By using artificial intelligence to decipher brain scans, researchers were able to predict with startling accuracy which high-risk infants ended up developing autism by age two.
Detecting autism before age two has been notoriously difficult, in part because the disease is diagnosed based on behavioral traits, including a difficulty to make eye contact or respond to their name. Many of the telltale signs aren’t present in children that young, especially infants younger than one year old.
But the study, reported in the journal
Though doctors who monitor high-risk children with ASD currently do not intervene until clinical signs appear, researchers believe the brain changes that come with ASD develop much earlier, possibly as early as in the womb.
According to the Center for Disease Control, approximately one in 68 children have ASD. However, infants with a diagnosed older sibling have a one in five chance of developing ASD. The new study was funded by the U.S. National Institutes of Health and scanned 106 high-risk infants at six, 12, and 24 months.
At 24 months, 15 of the 106 babies were diagnosed with ASD. In the MRI results, researchers noticed that their brain volume grew more quickly in the 12 to 24 month period compared with those without ASD. During this time, behavioral symptoms of autism began to surface as well.
But detectable changes started happening even earlier. In those same infants, between the six and 12 months, researchers also found rapid growth of the surface area of the cortex, which are the outside folds of the brain. While researchers have known since the 1990s that children with autism can have larger brains, suggesting it may be a telltale sign of the disorder, the timing and direct correlation of the enlargement to ASD behavioral symptoms have not been confirmed.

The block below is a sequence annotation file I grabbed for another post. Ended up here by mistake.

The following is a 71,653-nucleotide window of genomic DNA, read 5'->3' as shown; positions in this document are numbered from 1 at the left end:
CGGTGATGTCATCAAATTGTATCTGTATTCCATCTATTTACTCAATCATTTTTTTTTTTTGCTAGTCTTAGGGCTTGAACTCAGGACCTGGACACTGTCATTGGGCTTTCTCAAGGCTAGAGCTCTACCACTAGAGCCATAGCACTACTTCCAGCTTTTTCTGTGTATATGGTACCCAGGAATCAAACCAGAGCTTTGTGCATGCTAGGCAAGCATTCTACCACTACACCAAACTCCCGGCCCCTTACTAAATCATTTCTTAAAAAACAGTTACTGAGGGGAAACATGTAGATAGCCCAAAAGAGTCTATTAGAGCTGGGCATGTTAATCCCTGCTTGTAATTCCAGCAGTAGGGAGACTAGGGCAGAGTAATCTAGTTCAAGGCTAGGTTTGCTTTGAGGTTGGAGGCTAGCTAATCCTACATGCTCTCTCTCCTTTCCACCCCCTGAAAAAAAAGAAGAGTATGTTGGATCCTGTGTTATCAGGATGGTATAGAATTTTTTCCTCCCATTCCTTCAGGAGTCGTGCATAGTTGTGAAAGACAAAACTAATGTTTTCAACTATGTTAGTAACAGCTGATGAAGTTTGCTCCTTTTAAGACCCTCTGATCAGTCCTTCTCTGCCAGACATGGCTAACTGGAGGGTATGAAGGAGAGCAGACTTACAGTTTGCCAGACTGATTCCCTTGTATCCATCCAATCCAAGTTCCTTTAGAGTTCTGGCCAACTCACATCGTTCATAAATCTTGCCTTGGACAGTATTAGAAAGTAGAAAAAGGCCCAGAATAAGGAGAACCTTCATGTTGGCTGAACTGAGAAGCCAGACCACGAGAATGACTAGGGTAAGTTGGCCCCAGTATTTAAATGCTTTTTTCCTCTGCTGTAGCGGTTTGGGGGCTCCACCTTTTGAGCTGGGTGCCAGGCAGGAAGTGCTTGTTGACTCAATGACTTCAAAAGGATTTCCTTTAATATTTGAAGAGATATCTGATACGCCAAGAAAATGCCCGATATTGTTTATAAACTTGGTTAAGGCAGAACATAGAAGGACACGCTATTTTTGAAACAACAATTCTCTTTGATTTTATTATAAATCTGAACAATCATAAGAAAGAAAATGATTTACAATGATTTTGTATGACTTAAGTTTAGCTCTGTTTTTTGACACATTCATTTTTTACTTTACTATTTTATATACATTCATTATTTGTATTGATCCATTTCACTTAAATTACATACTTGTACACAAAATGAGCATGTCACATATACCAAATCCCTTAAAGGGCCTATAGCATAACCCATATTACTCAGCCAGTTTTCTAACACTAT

The AI analysis of the MRI scans at six and 12 months allowed the researchers to forecast, with 81% accuracy, which high-risk infants would develop autism by age two.
Here’s Delthia Ricks, reporting for Newsday:
Team members in the study, led by medical investigators at the University of North Carolina at Chapel Hill and including 10 other institutions, credited their predictions’ accuracy to a customized algorithm that was applied to the data in classifying children most likely to meet criteria for autism by age 2.
Dr. Joseph Piven, the study’s senior author, said the findings open a new window into the diagnosis of autism.
“Typically, the earliest an autism diagnosis can be made is between ages 2 and 3,” he said. “But for babies with older autistic siblings, our imaging approach may help predict during the first year of life which babies are most likely to receive an autism diagnosis at 24 months.”
The ability to diagnose autism through brain scans could potentially allow doctors to identify which patients would benefit from early intervention. Today, most efforts are directed at younger siblings of children diagnosed with autism, but not all of them go on to develop the disorder. Being able to more accurately target infants for early intervention would direct resources to where they’re most needed.
Though the current study focused on siblings, researchers agree that a larger follow-up study of high-risk infants should be conducted to confirm the results and test whether ASD can be predicted in the general population as well.
While there is no evidence that the risk of developing autism can be reduced in infants, an early diagnosis would be informative to not only test interventions, but also develop a better understanding of effective treatments.